Science & Technology

The “lake” hidden on Mars is more likely to be clay than water

New research may rest the theory that water is under the cap of Mars’ Antarctic.

Researchers report that a form of clay called smectite may explain the bright radar reflections under the cap of Mars’ Antarctic.

The scientific community has long been skeptical of water theory. Specifically, there are lakes and other bodies of water at the top of the polar regions of Mars, says Isaac Smith, an assistant professor of geospace science at the University of Lasond. Engineering at the University of York.

“Recent publications have wondered if it’s even possible to have liquid water,” he says.

Taken by NASA’s Mars Reconnaissance Orbiter, this image shows the ice sheet in the South Pole of Mars. The spacecraft has detected clay near this ice. Scientists have proposed that such clay is the source of radar reflections that were previously interpreted as liquid water. (Credit: NASA / JPL-Caltech / U. Arizona / JHU)

For research Geophysics Research LetterResearchers can use experimental and modeling work to better explain the radar observations that Smectite made with the MARSIS (Mars Altitude Radar Underground and Ionospheric Exploration) equipment onboard the European Space Agency’s Mars Express Orbiter. Demonstrated.

In addition, they found spectral evidence that smectite was present at the edge of the Antarctic crown.

Smectite A class of clay formed when basalt, a volcanic rock that makes up most of the surface of Mars, chemically decomposes in the presence of liquid water.

York researchers have measured radar properties of hydrated smectite at room temperature and very low temperatures. Suspicious radar characteristics are two numbers that represent the real and imaginary parts of the permittivity. Both numbers are important for fully characterizing the material, but the 2018 study used modeling that included only the real part of the dielectric value and did not consider a particular class of material, clay. did.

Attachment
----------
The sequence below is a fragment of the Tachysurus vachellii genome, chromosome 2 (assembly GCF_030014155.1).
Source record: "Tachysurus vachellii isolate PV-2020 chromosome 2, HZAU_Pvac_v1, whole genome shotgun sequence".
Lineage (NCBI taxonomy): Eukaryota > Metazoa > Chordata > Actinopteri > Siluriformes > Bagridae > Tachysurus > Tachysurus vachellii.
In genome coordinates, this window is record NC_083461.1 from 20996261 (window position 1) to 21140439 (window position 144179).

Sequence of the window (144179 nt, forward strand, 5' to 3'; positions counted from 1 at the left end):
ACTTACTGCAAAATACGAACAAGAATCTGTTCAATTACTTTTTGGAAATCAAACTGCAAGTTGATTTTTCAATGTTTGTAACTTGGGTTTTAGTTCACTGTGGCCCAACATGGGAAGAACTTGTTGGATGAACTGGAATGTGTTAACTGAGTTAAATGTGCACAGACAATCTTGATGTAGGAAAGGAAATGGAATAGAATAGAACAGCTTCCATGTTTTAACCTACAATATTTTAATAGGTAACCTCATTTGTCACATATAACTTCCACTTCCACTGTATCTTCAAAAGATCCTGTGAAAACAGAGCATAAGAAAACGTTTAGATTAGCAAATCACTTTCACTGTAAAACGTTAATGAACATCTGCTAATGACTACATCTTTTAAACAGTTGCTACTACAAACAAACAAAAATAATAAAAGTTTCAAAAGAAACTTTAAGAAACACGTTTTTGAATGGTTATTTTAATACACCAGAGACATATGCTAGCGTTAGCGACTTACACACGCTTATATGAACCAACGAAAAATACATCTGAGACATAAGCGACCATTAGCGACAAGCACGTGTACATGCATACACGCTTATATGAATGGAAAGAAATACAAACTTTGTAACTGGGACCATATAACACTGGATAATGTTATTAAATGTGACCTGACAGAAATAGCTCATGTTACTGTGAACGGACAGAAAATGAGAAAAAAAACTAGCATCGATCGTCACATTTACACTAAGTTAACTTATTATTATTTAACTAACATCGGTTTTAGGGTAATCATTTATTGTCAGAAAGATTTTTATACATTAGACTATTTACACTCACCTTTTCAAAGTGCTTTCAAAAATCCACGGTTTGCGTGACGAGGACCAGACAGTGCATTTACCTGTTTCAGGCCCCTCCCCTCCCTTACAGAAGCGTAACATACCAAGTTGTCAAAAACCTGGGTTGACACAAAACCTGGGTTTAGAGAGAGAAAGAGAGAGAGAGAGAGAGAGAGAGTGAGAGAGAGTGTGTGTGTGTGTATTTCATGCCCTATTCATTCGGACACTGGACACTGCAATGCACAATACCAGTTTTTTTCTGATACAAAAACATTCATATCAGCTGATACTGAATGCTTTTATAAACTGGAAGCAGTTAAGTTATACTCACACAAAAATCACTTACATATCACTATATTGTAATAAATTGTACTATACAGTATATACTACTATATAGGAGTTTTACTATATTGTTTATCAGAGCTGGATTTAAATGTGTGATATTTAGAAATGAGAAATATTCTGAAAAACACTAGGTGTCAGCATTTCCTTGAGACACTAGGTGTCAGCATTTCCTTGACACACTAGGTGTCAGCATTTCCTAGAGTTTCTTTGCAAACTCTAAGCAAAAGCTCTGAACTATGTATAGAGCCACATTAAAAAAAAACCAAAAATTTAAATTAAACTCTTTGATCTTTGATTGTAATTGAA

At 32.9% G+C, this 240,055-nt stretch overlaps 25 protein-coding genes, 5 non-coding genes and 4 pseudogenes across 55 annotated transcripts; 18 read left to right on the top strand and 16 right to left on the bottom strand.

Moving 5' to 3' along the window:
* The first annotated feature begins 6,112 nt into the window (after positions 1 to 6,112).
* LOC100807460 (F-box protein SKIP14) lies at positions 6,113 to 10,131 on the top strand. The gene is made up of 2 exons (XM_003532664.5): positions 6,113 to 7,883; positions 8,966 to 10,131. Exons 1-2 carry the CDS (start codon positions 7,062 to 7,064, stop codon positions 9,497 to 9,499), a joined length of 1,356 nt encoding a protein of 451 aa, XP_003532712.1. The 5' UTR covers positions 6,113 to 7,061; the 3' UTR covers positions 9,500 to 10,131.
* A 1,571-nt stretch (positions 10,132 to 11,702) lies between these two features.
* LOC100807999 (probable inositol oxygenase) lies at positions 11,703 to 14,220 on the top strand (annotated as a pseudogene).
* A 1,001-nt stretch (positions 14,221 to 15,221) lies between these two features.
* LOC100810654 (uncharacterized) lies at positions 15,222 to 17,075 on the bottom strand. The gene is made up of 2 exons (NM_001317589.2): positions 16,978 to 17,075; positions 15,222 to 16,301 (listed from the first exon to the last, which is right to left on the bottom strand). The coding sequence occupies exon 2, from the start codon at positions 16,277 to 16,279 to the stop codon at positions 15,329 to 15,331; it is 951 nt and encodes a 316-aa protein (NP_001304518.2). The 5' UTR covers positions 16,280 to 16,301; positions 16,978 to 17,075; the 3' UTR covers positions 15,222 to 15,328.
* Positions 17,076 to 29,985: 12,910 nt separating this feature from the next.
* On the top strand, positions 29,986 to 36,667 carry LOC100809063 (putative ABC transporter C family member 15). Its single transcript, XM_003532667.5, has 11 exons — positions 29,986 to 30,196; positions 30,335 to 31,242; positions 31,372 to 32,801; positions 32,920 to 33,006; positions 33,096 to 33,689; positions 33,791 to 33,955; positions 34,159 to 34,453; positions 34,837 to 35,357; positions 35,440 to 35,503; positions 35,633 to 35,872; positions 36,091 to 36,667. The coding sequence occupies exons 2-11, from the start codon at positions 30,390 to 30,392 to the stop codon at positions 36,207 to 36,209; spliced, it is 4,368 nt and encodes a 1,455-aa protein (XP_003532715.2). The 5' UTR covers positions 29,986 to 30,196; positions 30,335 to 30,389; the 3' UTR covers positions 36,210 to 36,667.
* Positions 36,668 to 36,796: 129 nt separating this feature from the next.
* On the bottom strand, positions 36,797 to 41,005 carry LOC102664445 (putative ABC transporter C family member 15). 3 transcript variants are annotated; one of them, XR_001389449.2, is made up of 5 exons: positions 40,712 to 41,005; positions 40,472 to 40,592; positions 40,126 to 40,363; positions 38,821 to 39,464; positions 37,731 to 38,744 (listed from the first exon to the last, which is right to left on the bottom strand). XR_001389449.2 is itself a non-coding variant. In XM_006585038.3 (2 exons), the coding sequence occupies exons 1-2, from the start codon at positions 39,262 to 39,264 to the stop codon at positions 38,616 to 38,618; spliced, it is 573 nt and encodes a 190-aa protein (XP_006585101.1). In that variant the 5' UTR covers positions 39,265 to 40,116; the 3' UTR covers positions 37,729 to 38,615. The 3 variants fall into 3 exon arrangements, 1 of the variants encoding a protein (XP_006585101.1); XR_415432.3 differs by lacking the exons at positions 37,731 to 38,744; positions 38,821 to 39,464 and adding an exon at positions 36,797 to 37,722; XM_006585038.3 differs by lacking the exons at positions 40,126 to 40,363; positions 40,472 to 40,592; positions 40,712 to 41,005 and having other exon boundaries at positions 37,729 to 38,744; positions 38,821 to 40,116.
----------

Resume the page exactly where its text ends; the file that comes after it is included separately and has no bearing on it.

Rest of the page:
Once the experimental measurements were completed, the researchers used the code to evaluate the data. In these simulations, researchers found that frozen clay had enough numbers to cause reflections.

Jennifer Witten, a planetary scientist at the University of Tulane’s School of Global Environmental Sciences, analyzed MARSIS radar data and made high-power observations at the base of Antarctic stratified sediments, both in the assumed lake area and elsewhere. Has been identified.

“In the last few years, there have been some studies interpreting radar data to show that there is a liquid water lake beneath the Antarctic ice cap on Mars,” says Witten. “If true, it’s revolutionary in understanding Mars’ habitability, so I decided to test that hypothesis.”

MARSIS is a radar sounder device similar to a ground penetrating radar device, which transmits microwave wavelength energy toward the surface of the earth. The instrument then “listens” for the returned signal. The strength of the signal depends on the material through which the signal interacts, such as air, water, ice, and rock.

“Because liquid water is very good at reflecting energy lake It could be one scenario that produces a strong signal with MARSIS data, “says Whitten. “Our paper investigates other scenarios that may generate the same signal and concludes that clay is likely to be present under the ice cap given the situation on Mars today. ..

“I think this study offers a viable alternative. I can’t wait to see how the planetary science community is embracing it,” she says. “It’s exciting to be able to participate in such a lively debate, where various groups are rapidly publishing papers on this topic.”

Additional co-authors are from the University of Arizona, Cornell University, and Purdue University.

sauce: Tulane University

The “lake” hidden on Mars is more likely to be clay than water The “lake” hidden on Mars is more likely to be clay than water

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